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The healing power of music

French N.G.O. Musique et Sante (Music and Health). Music therapy in children's ward. (BSIP/Universal Images Group via Getty Images)
French N.G.O. Musique et Sante (Music and Health). Music therapy in children's ward. (BSIP/Universal Images Group via Getty Images)

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Many of us turn to music to feel better. But music can also help us physically heal.

Studies show music can affect our blood pressure and our heart rate – and even help us manage pain.

Today, On Point: Music’s power to heal not only your soul, but your body, as well.

Guests

Psyche Loui, associate professor of creativity and creative practice at Northeastern University. Director of the Music, Imaging, and Neural Dynamics Laboratory (MIND Lab). (@psycheloui)

Pier Lambiase, professor of cardiology at University College London and Barts Heart Centre. (@LambiasePier)

Also Featured

Suzanne Hanser, chair emerita and professor of music therapy at Berklee College of Music. (@suzannehanser)

Transcript: The healing power of music

SUZANNE HANSER: At the first treatment, I would bring all of the instruments I could carry. So, I had a Native American flute.

I had a ukulele.

I had hand chimes that create a very resonant sound in this very bright steel glass environment in the chemotherapy unit.

CHAKRABARTI: The chemo unit is at the Center for Integrative Therapies at Boston’s Dana-Farber-Cancer Institute. The patients Suzanne Hanser was working with had metastatic breast cancer.

HANSER: And I would just improvise on some of these instruments and say, we’re just going to try some music and just let me know if you like it, if you want more, if we should try something else.

And then I would just suggest sometimes that they just breathe with the music or suggest that they just imagine being in a beautiful, comforting place.

CHAKRABARTI: Suzanne is a professor of music therapy at Berklee College of Music. The women had agreed to work with her on research investigating the effects of how music changes a cancer patient’s psychological and physiological responses to treatment.

HANSER: And in the second session we would start with what they really appreciated from the first session and at the opportunity to improvise with me.

So I had a rain stick, something very simple to play. But when you close their eyes, it often transports you to a rain forest or a waterfall or some place in nature.

In the final session, we did some of that and also provided an opportunity for each woman to write a song. And I remember one woman saying, well, there’s just no way I could write music. And I said, Well, perhaps there’s something important you want to say to someone, someone that you love, someone who’s cared for you. And she said, Oh, I don’t know. I don’t really think of anything I’d like to say right now.

And I said, Well, how about writing a song to someone? Is there someone in your life that you like to write a song for? She said, No, I don’t really think so. And then I said, perhaps you’d like to write a song about our experience. You seem to have enjoyed our music therapy sessions. And she just started singing. The music is here. The dancing is here. Back and forth we go. The music will help me. The music can aid me. I think it really will help. It is here when I need it. It is here when I want it. The music will be right for me.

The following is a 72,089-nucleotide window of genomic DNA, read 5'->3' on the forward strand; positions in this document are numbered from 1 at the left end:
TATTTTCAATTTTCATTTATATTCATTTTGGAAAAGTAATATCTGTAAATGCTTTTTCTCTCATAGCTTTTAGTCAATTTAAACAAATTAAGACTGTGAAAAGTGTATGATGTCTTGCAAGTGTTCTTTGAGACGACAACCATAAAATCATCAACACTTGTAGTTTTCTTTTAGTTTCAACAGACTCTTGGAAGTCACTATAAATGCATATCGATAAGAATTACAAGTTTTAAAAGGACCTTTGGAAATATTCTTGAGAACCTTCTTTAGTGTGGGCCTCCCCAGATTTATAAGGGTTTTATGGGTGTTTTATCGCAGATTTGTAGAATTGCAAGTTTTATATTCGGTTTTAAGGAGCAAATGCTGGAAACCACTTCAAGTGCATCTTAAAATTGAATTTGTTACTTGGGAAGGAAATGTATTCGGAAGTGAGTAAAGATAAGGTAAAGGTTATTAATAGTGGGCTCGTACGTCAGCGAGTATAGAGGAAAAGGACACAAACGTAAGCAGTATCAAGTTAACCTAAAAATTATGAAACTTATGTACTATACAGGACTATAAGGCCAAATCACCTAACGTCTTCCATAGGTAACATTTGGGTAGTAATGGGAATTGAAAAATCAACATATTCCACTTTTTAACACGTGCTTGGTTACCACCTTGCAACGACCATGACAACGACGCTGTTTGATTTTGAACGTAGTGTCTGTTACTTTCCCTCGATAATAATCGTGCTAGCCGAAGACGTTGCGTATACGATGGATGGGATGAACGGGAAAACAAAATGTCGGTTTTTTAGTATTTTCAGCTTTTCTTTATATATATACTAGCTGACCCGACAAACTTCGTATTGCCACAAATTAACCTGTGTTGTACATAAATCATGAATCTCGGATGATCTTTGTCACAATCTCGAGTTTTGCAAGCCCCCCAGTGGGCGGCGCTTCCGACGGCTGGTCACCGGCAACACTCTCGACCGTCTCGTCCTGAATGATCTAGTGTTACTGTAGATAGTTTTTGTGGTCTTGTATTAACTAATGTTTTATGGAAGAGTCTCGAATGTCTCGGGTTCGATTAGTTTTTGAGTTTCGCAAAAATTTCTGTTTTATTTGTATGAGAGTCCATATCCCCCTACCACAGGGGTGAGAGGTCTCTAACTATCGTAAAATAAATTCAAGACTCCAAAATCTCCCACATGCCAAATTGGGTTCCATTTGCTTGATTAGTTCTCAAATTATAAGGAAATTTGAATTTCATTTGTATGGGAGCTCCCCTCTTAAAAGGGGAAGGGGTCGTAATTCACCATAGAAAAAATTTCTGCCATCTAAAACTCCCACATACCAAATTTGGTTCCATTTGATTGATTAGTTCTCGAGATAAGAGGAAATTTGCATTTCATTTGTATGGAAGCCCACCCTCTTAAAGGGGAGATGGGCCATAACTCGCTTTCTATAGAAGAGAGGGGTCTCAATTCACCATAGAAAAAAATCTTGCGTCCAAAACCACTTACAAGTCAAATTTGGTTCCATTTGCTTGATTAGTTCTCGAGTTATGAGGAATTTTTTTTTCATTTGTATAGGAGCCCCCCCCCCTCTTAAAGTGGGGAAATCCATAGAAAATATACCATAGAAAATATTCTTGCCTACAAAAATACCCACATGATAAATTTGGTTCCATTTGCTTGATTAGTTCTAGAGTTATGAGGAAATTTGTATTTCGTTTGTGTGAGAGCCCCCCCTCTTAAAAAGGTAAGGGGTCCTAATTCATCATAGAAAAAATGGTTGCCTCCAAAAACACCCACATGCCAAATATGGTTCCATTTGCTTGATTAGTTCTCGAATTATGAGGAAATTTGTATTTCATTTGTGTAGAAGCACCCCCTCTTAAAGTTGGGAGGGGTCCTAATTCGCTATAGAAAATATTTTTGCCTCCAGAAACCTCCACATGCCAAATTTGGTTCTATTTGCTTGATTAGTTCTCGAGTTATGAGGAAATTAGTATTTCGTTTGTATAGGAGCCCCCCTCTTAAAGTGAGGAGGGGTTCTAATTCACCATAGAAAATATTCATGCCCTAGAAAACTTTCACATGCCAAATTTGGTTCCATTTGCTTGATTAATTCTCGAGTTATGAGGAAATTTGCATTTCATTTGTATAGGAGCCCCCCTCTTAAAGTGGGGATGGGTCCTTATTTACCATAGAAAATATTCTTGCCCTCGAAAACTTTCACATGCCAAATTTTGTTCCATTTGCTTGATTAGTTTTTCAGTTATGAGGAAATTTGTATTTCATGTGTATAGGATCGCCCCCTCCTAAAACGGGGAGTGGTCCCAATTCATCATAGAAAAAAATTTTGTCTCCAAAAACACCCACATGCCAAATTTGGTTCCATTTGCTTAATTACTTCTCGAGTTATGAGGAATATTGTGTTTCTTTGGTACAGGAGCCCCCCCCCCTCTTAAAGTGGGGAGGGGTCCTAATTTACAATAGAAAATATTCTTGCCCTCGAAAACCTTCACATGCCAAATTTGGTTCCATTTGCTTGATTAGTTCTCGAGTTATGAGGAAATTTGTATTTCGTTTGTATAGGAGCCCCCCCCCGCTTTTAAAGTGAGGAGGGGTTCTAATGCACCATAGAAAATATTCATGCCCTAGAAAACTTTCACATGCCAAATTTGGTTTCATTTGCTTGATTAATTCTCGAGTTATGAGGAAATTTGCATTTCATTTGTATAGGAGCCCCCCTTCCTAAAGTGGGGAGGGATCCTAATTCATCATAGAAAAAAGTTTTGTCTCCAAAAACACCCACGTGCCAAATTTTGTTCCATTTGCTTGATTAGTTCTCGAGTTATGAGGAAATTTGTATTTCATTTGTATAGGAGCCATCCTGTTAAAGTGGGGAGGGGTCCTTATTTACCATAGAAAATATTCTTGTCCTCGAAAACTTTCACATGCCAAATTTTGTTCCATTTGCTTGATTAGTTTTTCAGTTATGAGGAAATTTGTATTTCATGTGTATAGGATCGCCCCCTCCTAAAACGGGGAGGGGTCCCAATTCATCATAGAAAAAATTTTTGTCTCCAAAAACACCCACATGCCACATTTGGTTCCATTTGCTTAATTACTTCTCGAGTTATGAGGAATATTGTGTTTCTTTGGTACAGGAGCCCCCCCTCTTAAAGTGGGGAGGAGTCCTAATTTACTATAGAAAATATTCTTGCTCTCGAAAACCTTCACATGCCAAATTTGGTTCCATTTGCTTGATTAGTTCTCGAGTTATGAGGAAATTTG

Who would have thought? Some of the women participating in our study said, I never thought chemotherapy would be fun, but, you know, in these sessions they were providing a really beautiful atmosphere for processing what they were going through.

There’s a lot of research out there that speaks to the many physiological changes that happen during a music therapy session: decreased heart rate, decreased blood pressure, their perception of pain. Individuals who had chronic pain, they didn’t necessarily have their pain go away.

But several reflected on how that process, where they were listening to very meaningful music changed. Well, the way that they experienced pain for one person. He said that the throbbing nature of his pain improved, and it became less noticeable. The importance of that is not that perhaps music can relieve pain.

But if a person sees that they can manage the pain, that the pain they thought was constant can actually change while they’re engaged with music, then they know that they can somehow take control of this pain.

Everyone can probably find a piece of music that they love being able to listen to that piece of music. When we’re in a crowded, noisy environment or we’re in a physician’s waiting room, wherever we might be, we can use music to change our mood.

We have music on our playlist that we love. We have music that is constantly changing the way we feel. So, reflecting on how music affects you will teach you about the music that you might want to play when you’re feeling really agitated, or the music that you might need when you’re feeling really lonely or depressed.

A musical experience that engages someone, that makes them dance. That makes them think. That makes them remember. That helps them go back to a wonderful opportunity to live life to its fullest.

Related Reading

Scientific American: “How Music Can Literally Heal the Heart” — “In a maverick method, nephrologist Michael Field taught medical students to decipher different heart murmurs through their stethoscopes, trills, grace notes, and decrescendos to describe the distinctive sounds of heart valves snapping closed, and blood ebbing through leaky valves in plumbing disorders of the heart.”

This article was originally published on WBUR.org.

Copyright 2022 NPR. To see more, visit https://www.npr.org.